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Illustration: Sarah Grillo/Axios

As more and more employers nix college degrees as a hiring requirement, students are choosing cheaper, faster alternatives to college like coding boot camps.

Why it matters: The cost of college keeps climbing, and federal student loan debt sits at a whopping $1.6 trillion. Students are debating whether college is worth it — especially when it may no longer be necessary to get a high-paying job.

What's happening: College enrollment was down around 5% this spring compared with the spring of 2020, according to the National Student Clearinghouse. That's nearly 730,000 fewer students.

  • The pandemic is contributing to the drop as students choose to delay college either because they can't afford it or because they don't want to attend remote classes. But universities were hurting before the pandemic and will keep struggling after it, says Ryan Craig, managing director of Achieve Partners, a venture capital firm focused on the future of higher education.
  • "The underlying crises of affordability, completion and employability continue unabated," he says.
  • So for many students, training programs or boot camps that can teach technical skills in a matter of months can be a smarter bet than a traditional college or university.

At the same time, a number of large employers — including Google, Bank of America, EY, Apple, IBM and Penguin Random House — no longer require college degrees.

  • Training programs are especially effective when getting jobs in software, IT and health care, Craig says. And interest in these programs has been surging during the pandemic.
  • "A lot of companies are realizing that you don't need a more traditional college education to be a good software engineer," says Kate Lillemoen, who dropped out of college and enrolled in a coding boot camp with Tech Elevator. "It's changing very quickly." She now has a software job.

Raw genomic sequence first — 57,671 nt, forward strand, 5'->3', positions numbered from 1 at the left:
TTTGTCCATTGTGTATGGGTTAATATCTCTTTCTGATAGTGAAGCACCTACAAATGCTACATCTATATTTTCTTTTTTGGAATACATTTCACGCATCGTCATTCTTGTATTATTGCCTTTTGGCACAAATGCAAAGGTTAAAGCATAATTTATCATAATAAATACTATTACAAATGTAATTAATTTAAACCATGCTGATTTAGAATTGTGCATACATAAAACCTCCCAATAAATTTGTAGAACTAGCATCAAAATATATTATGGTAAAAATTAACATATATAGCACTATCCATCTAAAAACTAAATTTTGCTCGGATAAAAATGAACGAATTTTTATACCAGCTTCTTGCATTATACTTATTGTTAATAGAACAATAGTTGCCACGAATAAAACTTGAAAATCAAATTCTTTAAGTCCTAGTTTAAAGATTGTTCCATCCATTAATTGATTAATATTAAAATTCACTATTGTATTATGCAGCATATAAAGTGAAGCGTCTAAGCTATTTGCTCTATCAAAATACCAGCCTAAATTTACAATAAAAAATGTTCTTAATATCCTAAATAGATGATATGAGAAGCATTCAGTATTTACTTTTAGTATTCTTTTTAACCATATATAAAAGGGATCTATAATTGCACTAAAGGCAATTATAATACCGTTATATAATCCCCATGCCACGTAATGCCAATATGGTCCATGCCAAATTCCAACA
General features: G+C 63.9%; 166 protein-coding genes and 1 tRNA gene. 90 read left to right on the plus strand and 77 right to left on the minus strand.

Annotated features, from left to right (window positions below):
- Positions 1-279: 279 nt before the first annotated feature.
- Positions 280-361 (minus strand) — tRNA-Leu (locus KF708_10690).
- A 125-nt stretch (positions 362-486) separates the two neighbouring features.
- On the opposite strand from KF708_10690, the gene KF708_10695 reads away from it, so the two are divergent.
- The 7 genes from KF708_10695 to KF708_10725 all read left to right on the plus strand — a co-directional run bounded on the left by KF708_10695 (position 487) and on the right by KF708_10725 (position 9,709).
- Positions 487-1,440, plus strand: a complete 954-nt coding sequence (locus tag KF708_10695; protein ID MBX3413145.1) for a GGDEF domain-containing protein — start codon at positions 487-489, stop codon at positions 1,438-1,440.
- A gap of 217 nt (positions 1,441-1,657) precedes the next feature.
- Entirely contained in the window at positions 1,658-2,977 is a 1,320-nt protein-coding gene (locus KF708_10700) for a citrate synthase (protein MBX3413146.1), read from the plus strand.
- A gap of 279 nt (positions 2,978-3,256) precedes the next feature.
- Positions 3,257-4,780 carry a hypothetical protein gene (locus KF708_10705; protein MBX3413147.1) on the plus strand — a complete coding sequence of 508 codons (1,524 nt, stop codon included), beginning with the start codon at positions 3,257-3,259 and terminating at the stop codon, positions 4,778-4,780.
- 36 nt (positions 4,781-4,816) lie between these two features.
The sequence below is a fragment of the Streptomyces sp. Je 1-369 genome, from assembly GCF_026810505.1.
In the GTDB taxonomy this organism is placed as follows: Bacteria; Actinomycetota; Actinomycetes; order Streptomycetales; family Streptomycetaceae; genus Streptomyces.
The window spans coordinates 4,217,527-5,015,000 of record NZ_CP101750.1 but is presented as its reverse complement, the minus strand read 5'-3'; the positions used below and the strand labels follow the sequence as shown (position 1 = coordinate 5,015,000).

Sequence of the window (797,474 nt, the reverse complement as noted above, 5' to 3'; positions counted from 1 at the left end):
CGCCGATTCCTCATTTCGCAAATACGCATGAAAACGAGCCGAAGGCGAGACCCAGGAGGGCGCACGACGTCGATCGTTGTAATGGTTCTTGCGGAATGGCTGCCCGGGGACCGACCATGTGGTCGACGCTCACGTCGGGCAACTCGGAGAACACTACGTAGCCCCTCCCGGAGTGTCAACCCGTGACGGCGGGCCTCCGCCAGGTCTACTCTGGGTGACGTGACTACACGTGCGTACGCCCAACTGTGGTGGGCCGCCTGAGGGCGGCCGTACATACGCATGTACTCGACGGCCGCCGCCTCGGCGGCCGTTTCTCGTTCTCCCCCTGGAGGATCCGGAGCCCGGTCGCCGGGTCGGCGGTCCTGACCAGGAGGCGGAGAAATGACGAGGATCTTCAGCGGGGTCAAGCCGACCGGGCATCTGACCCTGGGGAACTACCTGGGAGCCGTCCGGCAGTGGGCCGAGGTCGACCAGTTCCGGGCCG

But, but, but: There are still millions of jobs that do require college degrees, and even for the jobs that don't, there is still a hiring bias that favors degree-holders.

  • On top of that, there are not nearly enough training programs to prepare America's workforce for the jobs of the future, says James Rhyu, CEO of Stride Inc., an education company.

The bottom line: "We need a cultural shift," Rhyu says. "We have generations and generations of parents that are just conditioned that their kid should go to college. But our country's mantra should be, 'No college required.'"

Go deeper

Black congressional staffers call for more diversity at Capitol Hill

Photo: Mark Wilson/Getty Images

Two Black congressional staff associations published an open letter Friday calling for more diversity, better conditions and "a stronger college-to-Congress pipeline" for staffers at Capitol Hill.

Why it matters: While Congress swore in its most racially and ethnically diverse congressional class in history this year, congressional staffs remain "overwhelmingly white," the letter says.

UNC race conscious admissions process upheld by judge

Students walk through the campus of the University of North Carolina at Chapel Hill on Aug. 18, 2020 in Chapel Hill, North Carolina. Photo: Melissa Sue Gerrits/Getty Images

The University of North Carolina at Chapel Hill can continue its race conscious admissions process, a federal judge ruled on Monday.

Why it matters: The case could end up in the Supreme Court after the conservative nonprofit Students for Fair Admissions (SFFA) vowed to appeal the judge's ruling that UNC didn't discriminate against against white and Asian American applicants in its policy that it said was designed to increase diversity.

SEC debunks conspiracy theories about meme stock mania

Photo: Alessia Pierdomenico/Bloomberg via Getty Images

The SEC issued its long-awaited report on the meme stock mania, which downplayed the narrative that a "short squeeze" was the primary driver behind GameStop's historic stock moves — and shot down conspiracy theories about the event.

Why it matters: The postmortem was highly anticipated, largely because of what it could hint about what the regulator thinks should be done in wake of the saga. But the report stopped short of specific policy recommendations.